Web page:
The first approach to solving a problem is to understand it’s question. In information security, the question for an organization is to solve security gaps by placing a security program a provide a security plan further to eliminate this rising security gap but how shall the security program look like and how it shall commence is entirely upto security managers. The necessary components are to be placed before the administration and gain an approval to commence these components in order to manage enterprise risks – which includes ‘security’.

In applications, this entire Application life-cycle management (ALM) will have a particular process and it’s components will be essentially:

  1. people
  2. process
  3. product

SDLC_1

Security management for all of them have to be taken into consideration, whether it’s to educate it’s people about security and provide required awareness about information security policies around the organization, secure processes for the organization and the secure product itself. This can be a top-down approach to provide a framework for security (security program) and then plan security in specific ways to protect business assets and it’s interests of the organization. During this entire time in the process, cost can be a factor due to the approved budget for the program and maintenance of the security program to keep solving security gaps in a way they should be.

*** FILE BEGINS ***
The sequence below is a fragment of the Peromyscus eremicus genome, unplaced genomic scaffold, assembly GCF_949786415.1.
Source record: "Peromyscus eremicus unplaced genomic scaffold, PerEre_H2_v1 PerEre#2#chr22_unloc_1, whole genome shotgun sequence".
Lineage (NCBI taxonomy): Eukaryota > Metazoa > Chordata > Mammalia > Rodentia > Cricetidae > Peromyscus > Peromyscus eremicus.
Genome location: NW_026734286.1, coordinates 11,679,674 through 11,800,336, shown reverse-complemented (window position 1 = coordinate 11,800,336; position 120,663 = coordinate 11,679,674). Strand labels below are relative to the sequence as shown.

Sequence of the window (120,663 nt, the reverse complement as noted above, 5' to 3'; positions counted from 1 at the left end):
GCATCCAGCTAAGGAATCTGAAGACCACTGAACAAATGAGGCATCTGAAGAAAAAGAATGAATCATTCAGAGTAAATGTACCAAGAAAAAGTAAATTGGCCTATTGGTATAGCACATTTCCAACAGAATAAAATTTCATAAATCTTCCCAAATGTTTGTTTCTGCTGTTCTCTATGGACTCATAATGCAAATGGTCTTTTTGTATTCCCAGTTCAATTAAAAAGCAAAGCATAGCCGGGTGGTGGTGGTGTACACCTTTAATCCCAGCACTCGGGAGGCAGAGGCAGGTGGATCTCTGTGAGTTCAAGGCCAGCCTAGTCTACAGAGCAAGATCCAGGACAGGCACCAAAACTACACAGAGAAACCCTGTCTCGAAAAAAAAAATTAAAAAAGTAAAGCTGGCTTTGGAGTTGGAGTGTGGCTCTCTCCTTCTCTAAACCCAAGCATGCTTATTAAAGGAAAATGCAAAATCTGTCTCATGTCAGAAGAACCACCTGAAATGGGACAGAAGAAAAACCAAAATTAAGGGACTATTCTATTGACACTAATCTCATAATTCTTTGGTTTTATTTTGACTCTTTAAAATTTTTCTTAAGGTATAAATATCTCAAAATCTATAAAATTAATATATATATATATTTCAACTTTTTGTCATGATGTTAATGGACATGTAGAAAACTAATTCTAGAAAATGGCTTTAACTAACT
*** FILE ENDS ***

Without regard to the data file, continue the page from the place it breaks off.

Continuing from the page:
How to solve ”cost” factor in a security program?

The security managers takes decisions related to security and hence should be able to decide the overall cost in recurring terms. But it’s not just about determining the cost – it’s also about cost cutting to9 get the project budget fixed without affecting the quality provided by the security program. First it’s necessary to access what accomplishments are to be made during the entire life-span of an application or the application that is being developed in-house and will be in production servers after it’s deployed. Some of these have to be considered while setting by layout and determine the costs:

  1. Objectives
  2. Required people
  3. Required outsourcing
  4. Required maintenance

The objectives should be very clear to the project managers in order to set the right people in-house to handle security problems and these people will be responsible to handle and mitigate risks and plan further with internal development teams. It’s also necessary to outsource tasks which needs subject matter expertise since security isn’t about just one thing. When discussing information security – for an instance there might be one than more components that are to be taken care of such as:

  1. secure coding practices in-house
  2. architectural risk analysis
  3. threat analysis
  4. security audits
  5. penetration testing